Disney will end its distribution deal with Netflix and launch its own streaming service, the company announced today. It intends to launch the service in 2019.
The move is a real blow to Netflix, which secured a valuable streaming deal with Disney back in 2012 — before streaming had really taken off. The deal only kicked into effect last year, so Netflix is barely seeing any benefit here.
At the same time, it’s a natural step for Disney, which has a huge library of valuable movies and shows to offer. Disney already makes it hard to get a lot of its top movies — requiring people to purchase, rather than rent, a film for instance — so it makes sense that we’re seeing the company try to draw even bigger profits from streaming.
Netflix won’t lose its Disney movies right away. Disney says it plans to cut Netflix off starting with the studio’s 2019 films, and Netflix says it’ll be able to keep all the Disney movies it gets through the end of that year. That means Netflix should be able to stream the next two Star Wars movies, but it’ll miss out on the new trilogy’s final installment. “We continue to do business with the Walt Disney Company on many fronts, including our ongoing deal with Marvel TV,” said a spokesperson for Netflix.
Disney’s streaming service will be built off technology from BAMTech, the MLB-founded video streaming platform. Disney was already a major investor in BAMTech, and today it’s making an even bigger investment — of $1.58 billion — giving it a 75 percent stake in the company. The acquisition still requires regulatory approval.
“This acquisition and the launch of our direct-to-consumer services mark an entirely new growth strategy for the company, one that takes advantage of the incredible opportunity that changing technology provides us to leverage the strength of our great brands,” Disney CEO Bob Iger said in a statement accompanying the announcements.
The Disney-branded streaming service will be the “exclusive home in the US for subscription-video-on-demand viewing,” and will kick off with films including Toy Story 4 and the sequel to Frozen. “Original movies, TV shows, [and] short-form content” will be added to the service, and it’ll be filled out with older movies from Disney and Pixar’s catalog and shows from Disney’s TV channels.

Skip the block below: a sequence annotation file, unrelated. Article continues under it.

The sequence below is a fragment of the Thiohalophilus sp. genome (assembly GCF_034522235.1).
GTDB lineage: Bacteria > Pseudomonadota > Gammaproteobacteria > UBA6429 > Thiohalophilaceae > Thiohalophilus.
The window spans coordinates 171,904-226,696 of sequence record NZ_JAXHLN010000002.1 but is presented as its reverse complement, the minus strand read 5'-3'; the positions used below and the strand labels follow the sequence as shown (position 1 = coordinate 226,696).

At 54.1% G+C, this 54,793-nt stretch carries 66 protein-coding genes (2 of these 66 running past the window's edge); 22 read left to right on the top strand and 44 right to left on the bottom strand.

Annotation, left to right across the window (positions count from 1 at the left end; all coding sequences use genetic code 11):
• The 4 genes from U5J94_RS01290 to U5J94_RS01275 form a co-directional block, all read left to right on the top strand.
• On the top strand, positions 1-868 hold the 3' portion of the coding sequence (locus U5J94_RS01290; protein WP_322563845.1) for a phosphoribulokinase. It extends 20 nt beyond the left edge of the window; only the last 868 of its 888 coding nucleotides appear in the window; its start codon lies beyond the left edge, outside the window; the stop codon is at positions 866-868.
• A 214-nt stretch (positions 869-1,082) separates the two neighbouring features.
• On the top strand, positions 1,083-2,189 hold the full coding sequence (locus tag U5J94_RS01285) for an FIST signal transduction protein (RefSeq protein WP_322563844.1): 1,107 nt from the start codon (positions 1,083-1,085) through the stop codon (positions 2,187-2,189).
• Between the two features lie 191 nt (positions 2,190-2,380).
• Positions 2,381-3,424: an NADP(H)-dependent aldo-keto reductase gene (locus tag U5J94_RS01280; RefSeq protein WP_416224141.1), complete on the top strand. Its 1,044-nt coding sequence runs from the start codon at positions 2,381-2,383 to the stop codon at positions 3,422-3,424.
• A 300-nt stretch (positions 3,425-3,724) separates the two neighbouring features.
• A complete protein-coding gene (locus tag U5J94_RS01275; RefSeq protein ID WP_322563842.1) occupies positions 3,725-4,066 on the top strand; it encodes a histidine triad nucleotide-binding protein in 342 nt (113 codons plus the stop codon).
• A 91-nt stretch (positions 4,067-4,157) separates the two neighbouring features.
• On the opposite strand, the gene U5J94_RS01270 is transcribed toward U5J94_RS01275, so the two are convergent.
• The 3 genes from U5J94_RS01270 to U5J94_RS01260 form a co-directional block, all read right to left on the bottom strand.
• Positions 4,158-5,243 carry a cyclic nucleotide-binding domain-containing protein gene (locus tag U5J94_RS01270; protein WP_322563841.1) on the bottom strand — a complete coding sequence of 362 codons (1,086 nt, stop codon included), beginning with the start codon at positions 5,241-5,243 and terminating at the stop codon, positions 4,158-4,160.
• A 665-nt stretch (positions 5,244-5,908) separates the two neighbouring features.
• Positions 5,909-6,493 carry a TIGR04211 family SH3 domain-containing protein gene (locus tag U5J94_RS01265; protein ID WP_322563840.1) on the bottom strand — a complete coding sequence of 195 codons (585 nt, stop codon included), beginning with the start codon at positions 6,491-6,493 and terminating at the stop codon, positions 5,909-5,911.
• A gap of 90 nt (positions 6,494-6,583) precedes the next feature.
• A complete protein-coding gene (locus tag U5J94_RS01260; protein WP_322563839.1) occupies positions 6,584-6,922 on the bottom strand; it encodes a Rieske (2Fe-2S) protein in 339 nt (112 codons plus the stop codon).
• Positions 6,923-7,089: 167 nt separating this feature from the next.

In addition to creating a streaming service for Disney movies and TV shows, the company will also launch a streaming service exclusively for ESPN, targeted for a launch early next year. Disney is promising about “10,000 live regional, national, and international games and events a year,” with individual sports packages available as well. Disney plans to sell both of its subscription services directly to consumers.
ESPN has increasingly been a point of concern for Disney. The channel is expensive, which has led consumers and cable providers to look for ways to drop it from their package or otherwise cut costs. Being able to sell it straight to consumers lets Disney tap into the market of cord cutters who have been missing out on sporting events, while potentially increasing the amount of money it makes per subscriber.
The loss of Disney films will be a major disappointment for Netflix subscribers and will certainly make it harder for Netflix to find new ones. But it’s something that Netflix seems to have been prepared for. The streaming service has reinvented itself over the past several years to become a home for original shows and movies, and this move from Disney both underscores the urgency of that and how correct a move it was.
Just this week, Netflix announced the acquisition of a comic book publisher that’s already seen several successful film adaptations; in light of today’s announcement, it’s easy to see why Netflix would want to lock down even more original properties for itself.
As for Disney, it’s hard to imagine its movie and TV streaming service not being a success. If it’s the only way to stream Disney’s catalog, it’ll be a must-have for a lot of parents — plus fans of Marvel and Star Wars, properties that Disney keeps mining with no end in sight. The big downside for consumers is that this is yet another streaming service you’ll have to pay for just to watch everything you want to watch. But given the size of Disney, it was bound to happen eventually.